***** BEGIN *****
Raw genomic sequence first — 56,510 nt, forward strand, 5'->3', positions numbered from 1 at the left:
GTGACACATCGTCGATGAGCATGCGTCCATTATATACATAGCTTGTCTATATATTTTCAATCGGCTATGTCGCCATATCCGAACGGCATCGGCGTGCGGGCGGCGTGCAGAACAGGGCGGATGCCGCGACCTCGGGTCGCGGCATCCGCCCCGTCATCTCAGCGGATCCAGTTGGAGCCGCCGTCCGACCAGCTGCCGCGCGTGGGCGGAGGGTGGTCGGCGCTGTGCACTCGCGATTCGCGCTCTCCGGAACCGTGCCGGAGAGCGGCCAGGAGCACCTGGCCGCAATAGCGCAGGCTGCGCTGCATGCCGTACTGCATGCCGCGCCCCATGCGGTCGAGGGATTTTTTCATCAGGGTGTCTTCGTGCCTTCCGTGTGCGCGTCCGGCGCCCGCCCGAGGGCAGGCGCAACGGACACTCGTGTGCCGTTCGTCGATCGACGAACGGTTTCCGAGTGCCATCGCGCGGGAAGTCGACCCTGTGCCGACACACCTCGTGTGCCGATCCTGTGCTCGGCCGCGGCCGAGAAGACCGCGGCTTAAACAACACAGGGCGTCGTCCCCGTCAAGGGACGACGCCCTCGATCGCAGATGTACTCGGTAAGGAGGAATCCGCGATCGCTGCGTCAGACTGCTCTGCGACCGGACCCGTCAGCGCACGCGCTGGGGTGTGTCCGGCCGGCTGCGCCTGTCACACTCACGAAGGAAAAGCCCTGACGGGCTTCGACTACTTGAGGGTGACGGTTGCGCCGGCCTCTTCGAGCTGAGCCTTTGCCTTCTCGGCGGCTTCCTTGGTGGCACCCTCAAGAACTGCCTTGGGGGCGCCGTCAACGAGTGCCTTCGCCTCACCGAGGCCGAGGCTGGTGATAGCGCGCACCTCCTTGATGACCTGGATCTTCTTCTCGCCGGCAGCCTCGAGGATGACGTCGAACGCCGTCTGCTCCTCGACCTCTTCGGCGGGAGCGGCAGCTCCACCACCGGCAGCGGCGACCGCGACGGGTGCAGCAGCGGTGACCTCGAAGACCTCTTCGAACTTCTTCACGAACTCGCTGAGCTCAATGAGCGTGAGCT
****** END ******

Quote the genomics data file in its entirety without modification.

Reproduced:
Raw genomic sequence first — 56,510 nt, forward strand, 5'->3', positions numbered from 1 at the left:
GTGACACATCGTCGATGAGCATGCGTCCATTATATACATAGCTTGTCTATATATTTTCAATCGGCTATGTCGCCATATCCGAACGGCATCGGCGTGCGGGCGGCGTGCAGAACAGGGCGGATGCCGCGACCTCGGGTCGCGGCATCCGCCCCGTCATCTCAGCGGATCCAGTTGGAGCCGCCGTCCGACCAGCTGCCGCGCGTGGGCGGAGGGTGGTCGGCGCTGTGCACTCGCGATTCGCGCTCTCCGGAACCGTGCCGGAGAGCGGCCAGGAGCACCTGGCCGCAATAGCGCAGGCTGCGCTGCATGCCGTACTGCATGCCGCGCCCCATGCGGTCGAGGGATTTTTTCATCAGGGTGTCTTCGTGCCTTCCGTGTGCGCGTCCGGCGCCCGCCCGAGGGCAGGCGCAACGGACACTCGTGTGCCGTTCGTCGATCGACGAACGGTTTCCGAGTGCCATCGCGCGGGAAGTCGACCCTGTGCCGACACACCTCGTGTGCCGATCCTGTGCTCGGCCGCGGCCGAGAAGACCGCGGCTTAAACAACACAGGGCGTCGTCCCCGTCAAGGGACGACGCCCTCGATCGCAGATGTACTCGGTAAGGAGGAATCCGCGATCGCTGCGTCAGACTGCTCTGCGACCGGACCCGTCAGCGCACGCGCTGGGGTGTGTCCGGCCGGCTGCGCCTGTCACACTCACGAAGGAAAAGCCCTGACGGGCTTCGACTACTTGAGGGTGACGGTTGCGCCGGCCTCTTCGAGCTGAGCCTTTGCCTTCTCGGCGGCTTCCTTGGTGGCACCCTCAAGAACTGCCTTGGGGGCGCCGTCAACGAGTGCCTTCGCCTCACCGAGGCCGAGGCTGGTGATAGCGCGCACCTCCTTGATGACCTGGATCTTCTTCTCGCCGGCAGCCTCGAGGATGACGTCGAACGCCGTCTGCTCCTCGACCTCTTCGGCGGGAGCGGCAGCTCCACCACCGGCAGCGGCGACCGCGACGGGTGCAGCAGCGGTGACCTCGAAGACCTCTTCGAACTTCTTCACGAACTCGCTGAGCTCAATGAGCGTGAGCT